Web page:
Nash Didan (Aramaic: our people) is the name Jews from the villages near the borders of Iran, Turkey and Azerbaijan call themselves. It is believed that this Jewish community was established after the Babylonian exile, in the cities and villages of Urmiah, Salmas, Bashkale and Gavur in northern Persia and Eastern Ottoman Empire (now Turkey). The Nash Didan spoke Aramaic (Lishan Didan dialect), and during the 20th century most of them moved to Israel, and other countries.

Background

The community was founded, as tradition indicates, by Jews who fled to that area during the Babylonian Exile and did not return to Israel after the declaration issued by the emperor Cyrus II of Persia. Since the Jews were considered foreigners, they were not allowed to work the land, and hence most of them were merchants, not like other Jewish Kurdistan communities. They spoke a specific dialect of Aramaic, and also Farsi and Azeri Turkish. While the Arabs have started to speak Arabic after the Muslim occupation,the Jews (as the Assyrians) have kept their Aramaic language, And called it “Lishan Didan” (Aramaic: our language).The mountain borders of that area have helped keeping the culture, customs and language of the Nash Didan.

The Assyrian Aramaic is very similar to the Nash Didan dialect. During ancient times Aramaic was the official language in that area (Syria, Babylon and Persia). Jews who spoke Aramaic settled in Urmia and Villages close by in the end of the 8th century BC. That is proven by bronze, silver and gold archiological artifacts found with marked elements of the Jewish culture close by to Urmiah. In the Old Armenian cemetery there are gravestones from with Aramaic carvings on beside the symbols of Magen David and the Menorah (Lamp).

The Israeli Community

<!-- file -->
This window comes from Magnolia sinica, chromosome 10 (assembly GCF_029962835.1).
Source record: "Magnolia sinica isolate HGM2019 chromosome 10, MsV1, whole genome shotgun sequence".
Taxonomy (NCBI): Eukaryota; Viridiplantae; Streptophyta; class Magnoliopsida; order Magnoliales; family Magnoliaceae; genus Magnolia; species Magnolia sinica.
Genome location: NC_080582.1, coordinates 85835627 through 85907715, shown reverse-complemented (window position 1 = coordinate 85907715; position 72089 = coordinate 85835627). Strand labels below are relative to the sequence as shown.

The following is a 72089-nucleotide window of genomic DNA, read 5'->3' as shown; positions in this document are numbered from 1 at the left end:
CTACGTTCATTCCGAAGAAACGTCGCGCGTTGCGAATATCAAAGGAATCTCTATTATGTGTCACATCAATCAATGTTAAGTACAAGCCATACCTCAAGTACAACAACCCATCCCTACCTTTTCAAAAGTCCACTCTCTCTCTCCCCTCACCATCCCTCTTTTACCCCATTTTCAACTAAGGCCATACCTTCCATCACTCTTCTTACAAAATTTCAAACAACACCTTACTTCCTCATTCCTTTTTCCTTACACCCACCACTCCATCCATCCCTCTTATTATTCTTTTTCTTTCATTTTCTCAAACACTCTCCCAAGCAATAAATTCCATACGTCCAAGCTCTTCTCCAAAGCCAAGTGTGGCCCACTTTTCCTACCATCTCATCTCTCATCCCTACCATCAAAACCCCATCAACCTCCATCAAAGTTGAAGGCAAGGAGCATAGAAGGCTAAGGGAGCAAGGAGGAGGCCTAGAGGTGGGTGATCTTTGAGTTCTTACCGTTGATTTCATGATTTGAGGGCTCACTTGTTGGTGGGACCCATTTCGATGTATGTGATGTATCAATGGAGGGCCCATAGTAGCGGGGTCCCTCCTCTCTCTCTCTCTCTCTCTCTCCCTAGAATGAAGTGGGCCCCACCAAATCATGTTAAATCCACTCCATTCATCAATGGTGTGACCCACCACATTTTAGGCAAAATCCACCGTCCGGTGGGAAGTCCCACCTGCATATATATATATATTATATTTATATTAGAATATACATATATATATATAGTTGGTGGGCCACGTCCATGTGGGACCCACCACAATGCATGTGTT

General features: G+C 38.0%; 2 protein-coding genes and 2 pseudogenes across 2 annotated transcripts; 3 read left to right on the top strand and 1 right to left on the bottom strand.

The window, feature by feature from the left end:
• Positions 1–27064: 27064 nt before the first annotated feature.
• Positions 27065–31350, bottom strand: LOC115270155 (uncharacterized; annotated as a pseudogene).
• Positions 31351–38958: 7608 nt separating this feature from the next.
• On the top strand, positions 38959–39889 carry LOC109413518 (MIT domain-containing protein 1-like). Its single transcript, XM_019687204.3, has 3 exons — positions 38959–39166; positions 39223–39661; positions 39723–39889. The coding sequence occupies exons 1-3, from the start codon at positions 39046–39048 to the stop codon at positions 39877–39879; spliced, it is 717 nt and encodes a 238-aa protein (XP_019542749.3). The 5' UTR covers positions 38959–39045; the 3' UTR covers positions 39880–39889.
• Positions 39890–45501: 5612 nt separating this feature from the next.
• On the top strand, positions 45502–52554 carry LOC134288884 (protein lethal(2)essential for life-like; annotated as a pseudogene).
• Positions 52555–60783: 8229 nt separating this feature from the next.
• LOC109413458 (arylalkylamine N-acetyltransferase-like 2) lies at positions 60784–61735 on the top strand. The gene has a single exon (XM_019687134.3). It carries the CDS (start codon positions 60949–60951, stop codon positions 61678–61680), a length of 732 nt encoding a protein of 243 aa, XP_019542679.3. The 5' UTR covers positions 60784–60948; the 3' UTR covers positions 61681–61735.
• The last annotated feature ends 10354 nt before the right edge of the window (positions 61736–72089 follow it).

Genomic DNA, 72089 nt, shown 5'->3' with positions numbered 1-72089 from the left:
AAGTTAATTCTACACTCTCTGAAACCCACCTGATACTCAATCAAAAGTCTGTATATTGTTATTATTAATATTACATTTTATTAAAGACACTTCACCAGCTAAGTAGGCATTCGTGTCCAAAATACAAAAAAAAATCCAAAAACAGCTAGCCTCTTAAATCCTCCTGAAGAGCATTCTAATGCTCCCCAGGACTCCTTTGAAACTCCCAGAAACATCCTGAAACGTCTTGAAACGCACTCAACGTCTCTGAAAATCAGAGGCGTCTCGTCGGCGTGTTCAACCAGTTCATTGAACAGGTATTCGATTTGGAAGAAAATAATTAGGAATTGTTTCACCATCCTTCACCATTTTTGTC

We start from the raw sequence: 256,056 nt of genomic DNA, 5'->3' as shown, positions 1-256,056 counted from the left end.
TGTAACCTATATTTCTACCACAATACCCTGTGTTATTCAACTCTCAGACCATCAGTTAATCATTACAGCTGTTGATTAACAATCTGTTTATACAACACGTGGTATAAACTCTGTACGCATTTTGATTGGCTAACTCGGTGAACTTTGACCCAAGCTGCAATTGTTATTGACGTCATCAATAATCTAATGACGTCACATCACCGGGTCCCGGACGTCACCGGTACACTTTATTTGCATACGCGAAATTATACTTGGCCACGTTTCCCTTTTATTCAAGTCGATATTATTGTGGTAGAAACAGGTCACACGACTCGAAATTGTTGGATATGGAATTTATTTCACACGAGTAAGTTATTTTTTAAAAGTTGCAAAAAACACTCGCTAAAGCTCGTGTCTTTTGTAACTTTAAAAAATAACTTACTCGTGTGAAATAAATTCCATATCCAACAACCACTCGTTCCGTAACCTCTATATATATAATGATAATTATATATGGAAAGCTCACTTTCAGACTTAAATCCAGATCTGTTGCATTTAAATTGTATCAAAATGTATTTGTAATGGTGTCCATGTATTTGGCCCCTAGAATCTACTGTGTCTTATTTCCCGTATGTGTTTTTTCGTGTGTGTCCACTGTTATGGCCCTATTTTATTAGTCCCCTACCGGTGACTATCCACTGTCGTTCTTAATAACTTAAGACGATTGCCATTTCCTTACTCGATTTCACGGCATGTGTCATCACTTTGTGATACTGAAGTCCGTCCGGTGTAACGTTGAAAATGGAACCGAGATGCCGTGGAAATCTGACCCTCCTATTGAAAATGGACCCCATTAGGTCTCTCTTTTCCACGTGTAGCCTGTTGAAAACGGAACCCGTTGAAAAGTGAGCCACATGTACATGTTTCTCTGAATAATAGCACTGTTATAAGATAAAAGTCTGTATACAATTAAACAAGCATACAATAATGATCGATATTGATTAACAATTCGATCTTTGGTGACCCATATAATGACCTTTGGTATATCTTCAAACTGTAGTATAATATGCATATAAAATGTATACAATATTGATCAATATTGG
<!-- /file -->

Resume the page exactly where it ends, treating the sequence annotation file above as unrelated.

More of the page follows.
In 2005, about 14,000 of the Nash Didan lived in Israel. 

4 Comments

  1. Michael Demirel

    I really don’t like Assyrian extremists coming here and making all sorts of delusional arguments….

    – Ashurit is not Hebrew
    – Real academic research connects our language with ancient Aramaic. Look for NENA dialects online.
    – My family, as many more – speak aramaic for thousands of years and there is not much you can say to contradict that now, here.
    – You connect dots very oddly and obviously have an agenda to go with.

    We are not interested in your comments, don’t bother.

  2. Rabban Breikha

    Why are you lying? Even the Talmud states, in Megillah 18a:23, “§ It was taught in the mishna: And one who speaks a foreign language who heard the Megilla being read in Ashurit, i.e., in Hebrew, has fulfilled his obligation.”

    Do you hear a script? What Aramaic?

    Does not Megillah 18a:16 already state, “The Gemara asks: What are the circumstances of the case? If we say that the Megilla was written in Ashurit, i.e., in Hebrew…”?

    Sanhedrin 21b:22 states, “§ Mar Zutra says, and some say that it is Mar Ukva who says: Initially, the Torah was given to the Jewish people in Ivrit script, the original form of the written language, and the sacred tongue, Hebrew. It was given to them again in the days of Ezra in Ashurit script and the Aramaic tongue. The Jewish people selected Ashurit script and the sacred tongue for the Torah scroll and left Ivrit script and the Aramaic tongue for the commoners.”

    You can surely put two and two together? Megillah 18a:23 and Sanhedrin 21b:22 correlates Hebrew therewith Ashurit, i.e. the sacred tongue. What is this “we speak Aramaic”? Since when have Jews deviated from tradition?

  3. David Meyerson

    My grandfather Izzachar Mechti (?) a/k/a Isadore Meyerson was from Urmia and he helped found the Persian Schul in the Chicago/Skokie area. His marriage was arranged with a Turkish Jew Victorya Ojalvo (Sephardic) and they settled in the Chicago area. My grandfather spoke Aramaic and was well known in the Chicago Persian Community.

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